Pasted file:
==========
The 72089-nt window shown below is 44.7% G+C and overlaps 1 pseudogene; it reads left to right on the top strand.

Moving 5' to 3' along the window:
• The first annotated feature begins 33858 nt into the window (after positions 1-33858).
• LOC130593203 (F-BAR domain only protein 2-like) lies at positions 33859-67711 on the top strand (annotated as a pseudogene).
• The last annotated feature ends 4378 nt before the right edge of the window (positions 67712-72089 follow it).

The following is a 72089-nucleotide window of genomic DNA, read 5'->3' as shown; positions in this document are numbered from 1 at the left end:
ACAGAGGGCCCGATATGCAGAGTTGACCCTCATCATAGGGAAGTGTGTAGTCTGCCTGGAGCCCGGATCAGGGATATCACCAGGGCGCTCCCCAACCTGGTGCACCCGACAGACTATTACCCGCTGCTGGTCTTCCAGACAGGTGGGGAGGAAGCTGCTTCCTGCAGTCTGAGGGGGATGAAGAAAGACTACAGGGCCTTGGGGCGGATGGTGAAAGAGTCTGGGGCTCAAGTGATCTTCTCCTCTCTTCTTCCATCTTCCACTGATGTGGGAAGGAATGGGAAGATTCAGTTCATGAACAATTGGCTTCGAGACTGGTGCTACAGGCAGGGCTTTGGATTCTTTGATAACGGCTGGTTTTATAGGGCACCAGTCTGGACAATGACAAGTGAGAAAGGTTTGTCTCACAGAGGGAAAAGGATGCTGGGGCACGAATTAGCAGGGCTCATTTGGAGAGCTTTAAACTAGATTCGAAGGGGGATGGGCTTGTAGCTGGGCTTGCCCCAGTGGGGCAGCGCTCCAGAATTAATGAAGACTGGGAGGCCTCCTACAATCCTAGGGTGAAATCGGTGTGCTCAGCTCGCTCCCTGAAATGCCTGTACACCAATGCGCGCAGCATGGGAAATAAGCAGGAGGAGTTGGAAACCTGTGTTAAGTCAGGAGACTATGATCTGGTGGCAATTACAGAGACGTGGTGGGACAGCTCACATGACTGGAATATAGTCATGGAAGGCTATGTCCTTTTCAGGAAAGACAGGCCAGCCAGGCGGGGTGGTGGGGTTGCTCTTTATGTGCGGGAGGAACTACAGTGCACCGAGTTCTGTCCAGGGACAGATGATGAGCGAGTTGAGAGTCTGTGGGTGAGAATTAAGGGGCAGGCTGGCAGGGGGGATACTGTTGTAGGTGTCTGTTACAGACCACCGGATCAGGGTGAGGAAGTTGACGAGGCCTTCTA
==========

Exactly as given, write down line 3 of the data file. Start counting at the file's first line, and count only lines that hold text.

• The first annotated feature begins 33858 nt into the window (after positions 1-33858).